Even as the indirect tax collections from the goods and services tax (GST) dipped in August compared to the preceding month, latest reports suggest that the government is likely to face pressure even on the direct tax revenues this year. Though direct tax revenue, net of refunds, grew by around 15 per cent in the first half of the fiscal year, growth in advance tax collections has slowed to 11 per cent in the same period, down from 14 per cent a year ago. This is obviously due to the economic growth deceleration, the uncertainty due to the GST
and the continuing twin-deficit problem. The overall weakness is also reflected in lower growth of the personal income advance tax.
It is natural for any government to turn to non-tax revenues at such times, but here, too, the tale is sombre. For one, the Reserve Bank of India almost halved its dividend to the government. With revenues from telecom services dipping drastically and with little prospects of holding the next round of spectrum auctions this year, the department of telecommunications has already asked the finance ministry to revise downward the revenue targets for the sector by nearly 40 per cent. Besides, the third instalment of the income declaration scheme, due by September 30, is expected to yield only half the amount when compared to the first two attempts. The last piece of this puzzle is that of disinvestment proceeds. But, yet again, there is little to cheer for the government.
While setting a rather steep target of Rs 72,000 crore for disinvestment in his Budget earlier this year, Finance Minister Arun Jaitley had hoped to float initial public offering in three railway arms as well as five public sector insurance companies. Apart from IPOs, the FM had also placed his faith in sales, both strategic and otherwise. But six months into the fiscal year, the actual proceeds are only Rs 19,157 crore. Bulk of this money has been raised through the disinvestment in central public sector enterprises (Rs 15,004 crore, as against a target of Rs 46,500 crore) and a smaller portion (Rs 4,153 crore, as against a target of Rs 15,000 crore) via strategic disinvestment. None of the public sector insurance companies has been listed. Their listing was expected to raise another Rs 11,000 crore.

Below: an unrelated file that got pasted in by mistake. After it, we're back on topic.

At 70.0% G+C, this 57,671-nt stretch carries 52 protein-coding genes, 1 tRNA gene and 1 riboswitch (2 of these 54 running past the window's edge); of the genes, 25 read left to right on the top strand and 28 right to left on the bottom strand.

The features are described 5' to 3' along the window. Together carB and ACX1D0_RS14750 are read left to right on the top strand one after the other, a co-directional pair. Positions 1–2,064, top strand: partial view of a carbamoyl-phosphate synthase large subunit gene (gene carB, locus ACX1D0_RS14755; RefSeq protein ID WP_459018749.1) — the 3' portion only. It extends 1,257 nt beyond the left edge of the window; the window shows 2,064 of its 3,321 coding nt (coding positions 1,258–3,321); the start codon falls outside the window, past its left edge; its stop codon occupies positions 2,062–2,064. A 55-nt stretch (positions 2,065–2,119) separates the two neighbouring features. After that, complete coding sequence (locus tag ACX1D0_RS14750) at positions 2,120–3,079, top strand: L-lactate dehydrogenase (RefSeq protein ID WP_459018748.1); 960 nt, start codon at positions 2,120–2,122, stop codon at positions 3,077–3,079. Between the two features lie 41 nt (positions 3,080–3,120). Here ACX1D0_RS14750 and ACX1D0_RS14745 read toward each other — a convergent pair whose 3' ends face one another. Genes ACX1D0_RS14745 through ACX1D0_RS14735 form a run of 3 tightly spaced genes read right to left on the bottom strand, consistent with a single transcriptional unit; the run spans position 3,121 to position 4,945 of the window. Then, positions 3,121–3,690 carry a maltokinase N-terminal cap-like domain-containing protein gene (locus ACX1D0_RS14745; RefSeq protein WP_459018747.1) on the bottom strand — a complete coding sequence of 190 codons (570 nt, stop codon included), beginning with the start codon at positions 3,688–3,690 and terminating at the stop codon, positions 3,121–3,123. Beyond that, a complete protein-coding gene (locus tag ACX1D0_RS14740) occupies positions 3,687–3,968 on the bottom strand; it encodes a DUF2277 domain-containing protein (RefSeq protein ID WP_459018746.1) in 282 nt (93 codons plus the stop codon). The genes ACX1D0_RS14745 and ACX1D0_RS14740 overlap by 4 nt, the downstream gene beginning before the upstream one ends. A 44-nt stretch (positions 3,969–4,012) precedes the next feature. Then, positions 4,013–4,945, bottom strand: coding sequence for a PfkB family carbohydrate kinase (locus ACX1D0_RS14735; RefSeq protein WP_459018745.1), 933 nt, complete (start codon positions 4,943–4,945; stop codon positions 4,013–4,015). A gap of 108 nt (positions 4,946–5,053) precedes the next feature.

If the government misses the target for the year, which is most likely, it will not be unusual. Data from the department of investment and public asset management show that governments have consistently, and by a considerable margin, missed the targets each year since 2011-12. The story is not expected to be different this year. A key prospect was the privatisation of debt-ridden Air India, but that can be virtually ruled out in this fiscal year, given the pace at which it is proceeding as well as lack of clarity about how the market will respond to it. The fall in economic growth and weakening market sentiment are likely to dent the prospects for other proposals as well, leading to a substantial shortfall. Half of India’s 235 central public sector enterprises have been under scrutiny for possible disinvestment and the NITI Aayog has recommended strategic sales in over 40 public sector undertakings and outright closure of 26 sick PSUs. But predictably, there has been too much talk and very limited action.